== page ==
NEVERMEN ANNOUNCE NEW YORK AND LOS ANGELES PERFORMANCES FOLLOWING THE JAN. 29 RELEASE OF NEVERMEN
“Together at last – Mike Patton, Tunde Adebimpe and Adam ‘Doseone’ Drucker. One of the many excellent things about this delightfully chewy collaboration is that it does sometimes manage to sound like the three principals’ best-known bands playing in the same room at once. * * * * (Four Stars) – MOJO
Nevermen album cover; High-resolution photo (credit Peter Hinson)
Jan. 6, 2015, Waco, Neb. – Nevermen play their first U.S. shows on Feb. 19 at Webster Hall in New York and on Feb. 21 at the Masonic Lodge at Hollywood Forever Cemetery in Los Angeles, with tickets on sale this Friday, Jan. 8.
The dates come as the trio’s (Adam “Doseone” Drucker, TV on the Radio’s Tunde Adebimpe and Faith No More’s Mike Patton) self-titled debut arrives on Jan. 29 via Ipecac Recordings (North America)/Lex Records (ROW). MOJO Magazine awarded the album four stars, dubbing Nevermen “the CSN of avant-rap.”
Drucker said of the live outings: “QUITE excited to bring Nevermen to life, can’t wait to be a proper 3HeadedFrontMan’dBand and play this entire LP LIVE!”
Nevermen tour dates:
February 7 Paris, France Le Trianon
February 9 Amsterdam, The Netherlands Paradiso
February 10 Brussels, Belgium Palais 12 (w/Massive Attack)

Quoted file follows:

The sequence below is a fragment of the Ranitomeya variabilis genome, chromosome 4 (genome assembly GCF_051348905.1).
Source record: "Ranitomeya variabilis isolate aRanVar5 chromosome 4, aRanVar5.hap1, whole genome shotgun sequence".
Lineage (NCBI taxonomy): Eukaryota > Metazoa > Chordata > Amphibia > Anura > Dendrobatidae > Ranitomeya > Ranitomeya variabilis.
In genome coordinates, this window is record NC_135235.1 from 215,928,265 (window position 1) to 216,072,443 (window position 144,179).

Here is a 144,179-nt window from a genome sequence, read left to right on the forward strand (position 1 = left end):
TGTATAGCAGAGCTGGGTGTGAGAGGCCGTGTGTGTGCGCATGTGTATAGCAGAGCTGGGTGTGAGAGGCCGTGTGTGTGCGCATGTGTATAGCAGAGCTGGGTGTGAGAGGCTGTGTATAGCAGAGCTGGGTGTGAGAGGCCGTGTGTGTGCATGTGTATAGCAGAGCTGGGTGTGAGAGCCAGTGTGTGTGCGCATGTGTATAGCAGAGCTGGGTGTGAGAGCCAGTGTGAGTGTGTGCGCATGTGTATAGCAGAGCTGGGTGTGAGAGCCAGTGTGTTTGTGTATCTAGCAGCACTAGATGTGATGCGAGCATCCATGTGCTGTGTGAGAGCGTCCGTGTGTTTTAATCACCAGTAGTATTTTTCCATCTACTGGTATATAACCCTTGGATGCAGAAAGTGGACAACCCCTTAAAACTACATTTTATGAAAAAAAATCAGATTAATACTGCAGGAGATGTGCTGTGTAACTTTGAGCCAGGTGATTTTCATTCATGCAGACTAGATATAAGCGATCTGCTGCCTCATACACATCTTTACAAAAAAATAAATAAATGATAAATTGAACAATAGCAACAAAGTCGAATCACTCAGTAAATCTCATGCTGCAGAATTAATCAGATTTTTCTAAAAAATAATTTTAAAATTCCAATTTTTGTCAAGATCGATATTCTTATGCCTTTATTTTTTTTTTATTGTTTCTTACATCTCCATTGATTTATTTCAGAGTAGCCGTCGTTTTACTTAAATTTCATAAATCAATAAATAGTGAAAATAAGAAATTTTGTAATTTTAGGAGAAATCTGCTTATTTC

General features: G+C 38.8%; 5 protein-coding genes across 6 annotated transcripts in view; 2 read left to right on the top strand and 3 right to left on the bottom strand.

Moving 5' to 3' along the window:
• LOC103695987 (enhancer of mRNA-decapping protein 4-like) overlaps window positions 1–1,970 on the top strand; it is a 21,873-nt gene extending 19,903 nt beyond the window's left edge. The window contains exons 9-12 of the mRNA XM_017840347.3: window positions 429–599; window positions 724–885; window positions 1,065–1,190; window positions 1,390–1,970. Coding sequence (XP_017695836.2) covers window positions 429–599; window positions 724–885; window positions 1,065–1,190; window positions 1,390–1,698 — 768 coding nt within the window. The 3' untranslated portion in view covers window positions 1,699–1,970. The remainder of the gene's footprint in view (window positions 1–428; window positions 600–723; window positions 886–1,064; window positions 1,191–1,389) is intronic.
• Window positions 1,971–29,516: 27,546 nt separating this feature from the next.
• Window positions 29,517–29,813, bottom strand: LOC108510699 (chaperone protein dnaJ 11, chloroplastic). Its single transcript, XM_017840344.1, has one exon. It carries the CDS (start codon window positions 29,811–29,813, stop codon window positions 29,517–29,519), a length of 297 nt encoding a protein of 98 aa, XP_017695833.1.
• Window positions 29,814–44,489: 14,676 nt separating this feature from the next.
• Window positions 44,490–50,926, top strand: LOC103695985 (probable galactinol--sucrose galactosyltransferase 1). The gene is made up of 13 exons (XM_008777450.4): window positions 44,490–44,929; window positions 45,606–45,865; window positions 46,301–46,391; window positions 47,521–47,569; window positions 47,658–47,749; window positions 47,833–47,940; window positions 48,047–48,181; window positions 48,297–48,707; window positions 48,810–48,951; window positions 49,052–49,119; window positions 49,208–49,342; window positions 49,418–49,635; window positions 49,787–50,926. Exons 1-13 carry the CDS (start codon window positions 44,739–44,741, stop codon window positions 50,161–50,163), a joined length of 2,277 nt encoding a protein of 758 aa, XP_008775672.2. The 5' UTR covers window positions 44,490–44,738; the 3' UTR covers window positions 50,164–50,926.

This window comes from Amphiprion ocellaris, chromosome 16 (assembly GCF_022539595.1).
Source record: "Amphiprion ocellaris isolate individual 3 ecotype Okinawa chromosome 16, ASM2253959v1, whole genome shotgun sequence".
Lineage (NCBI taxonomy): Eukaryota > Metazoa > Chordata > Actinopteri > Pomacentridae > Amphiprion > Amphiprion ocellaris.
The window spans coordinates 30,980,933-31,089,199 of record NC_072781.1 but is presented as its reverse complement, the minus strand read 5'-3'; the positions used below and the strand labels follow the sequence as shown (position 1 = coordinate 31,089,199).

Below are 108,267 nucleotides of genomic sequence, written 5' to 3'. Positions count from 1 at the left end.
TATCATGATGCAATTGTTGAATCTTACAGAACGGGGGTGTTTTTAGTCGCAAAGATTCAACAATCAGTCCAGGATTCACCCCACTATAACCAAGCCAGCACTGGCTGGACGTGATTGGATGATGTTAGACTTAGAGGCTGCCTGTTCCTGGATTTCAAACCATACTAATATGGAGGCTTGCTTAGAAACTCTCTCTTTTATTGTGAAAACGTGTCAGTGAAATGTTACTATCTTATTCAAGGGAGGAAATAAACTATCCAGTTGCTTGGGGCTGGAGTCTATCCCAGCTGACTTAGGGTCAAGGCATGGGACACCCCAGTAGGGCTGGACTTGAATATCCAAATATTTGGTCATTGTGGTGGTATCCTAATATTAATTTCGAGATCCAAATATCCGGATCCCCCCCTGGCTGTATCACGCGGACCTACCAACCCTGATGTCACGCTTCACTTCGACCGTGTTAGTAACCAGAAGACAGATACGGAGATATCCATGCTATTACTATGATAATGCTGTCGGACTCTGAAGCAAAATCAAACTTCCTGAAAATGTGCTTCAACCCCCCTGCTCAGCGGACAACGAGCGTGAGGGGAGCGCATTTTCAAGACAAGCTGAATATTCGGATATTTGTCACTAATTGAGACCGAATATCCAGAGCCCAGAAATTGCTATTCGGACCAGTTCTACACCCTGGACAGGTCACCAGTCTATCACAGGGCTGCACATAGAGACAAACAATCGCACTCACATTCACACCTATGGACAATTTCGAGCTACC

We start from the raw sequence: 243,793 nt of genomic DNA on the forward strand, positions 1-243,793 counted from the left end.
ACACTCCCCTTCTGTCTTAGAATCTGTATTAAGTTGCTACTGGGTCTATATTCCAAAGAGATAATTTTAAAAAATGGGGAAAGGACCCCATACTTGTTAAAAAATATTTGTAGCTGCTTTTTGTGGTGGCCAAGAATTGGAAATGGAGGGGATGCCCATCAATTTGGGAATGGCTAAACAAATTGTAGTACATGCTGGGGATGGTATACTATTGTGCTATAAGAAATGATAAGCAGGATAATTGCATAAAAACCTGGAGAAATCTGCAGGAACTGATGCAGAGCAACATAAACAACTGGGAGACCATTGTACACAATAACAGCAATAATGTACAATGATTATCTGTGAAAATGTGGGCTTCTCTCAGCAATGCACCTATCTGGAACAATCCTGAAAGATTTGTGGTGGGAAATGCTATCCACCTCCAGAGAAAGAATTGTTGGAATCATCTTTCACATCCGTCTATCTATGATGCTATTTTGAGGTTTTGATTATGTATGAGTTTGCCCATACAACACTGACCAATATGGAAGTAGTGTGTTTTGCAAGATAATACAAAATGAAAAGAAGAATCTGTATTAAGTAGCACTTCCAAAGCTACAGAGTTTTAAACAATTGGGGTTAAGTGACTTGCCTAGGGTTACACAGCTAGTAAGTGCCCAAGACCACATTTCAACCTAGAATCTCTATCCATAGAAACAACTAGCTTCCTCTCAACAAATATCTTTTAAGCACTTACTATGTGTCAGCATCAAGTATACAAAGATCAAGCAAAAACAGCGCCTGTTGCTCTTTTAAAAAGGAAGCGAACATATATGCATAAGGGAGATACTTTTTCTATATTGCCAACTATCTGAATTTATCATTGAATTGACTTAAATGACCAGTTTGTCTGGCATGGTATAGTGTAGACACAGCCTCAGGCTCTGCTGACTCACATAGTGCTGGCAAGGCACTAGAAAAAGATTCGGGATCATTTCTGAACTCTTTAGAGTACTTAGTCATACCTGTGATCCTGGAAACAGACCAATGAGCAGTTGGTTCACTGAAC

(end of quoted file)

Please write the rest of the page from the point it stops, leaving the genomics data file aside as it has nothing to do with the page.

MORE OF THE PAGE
February 12 Berlin, Germany Heimathafen
February 15 Dublin, Ireland Olympia Theatre
February 17 London, UK Barbican Centre
February 19 New York, NY Webster Hall
February 21 Los Angeles, CA Masonic Lodge at Hollywood Forever Cemetery
Pre-orders for the 10-song album are available now, with iTunes pre-orders (https://itunes.apple.com/us/album/nevermen/id1051561235?ls=1&app=itunes) offering an instant download of both “Tough Towns,” a song Rolling Stone described as “a quirky, cinematic avant-pop single,” and “Mr. Mistake,” which premiered in early December via Pitchfork.
Nevermen is neither side-project nor super group; it’s merely meant to be — a years-in-the-making partnership in which these men shared all duties, discovering their collective sound with the sort of glee and freedom usually reserved for first-timers. Amid this wild, weird churn of rock, pop, rap, soul, and other, it’s shockingly easy to lose track of who’s singing at what moment, and that’s the point: to quote Tunde/Adam/Mike in song, “The frontman digests its self.” Nevermen, the album, finds these three giants shredding their egos to get at the heart of why they do what they do, to explore the hopes and fears and wins and losses of anyone who carves career out of what started as dream.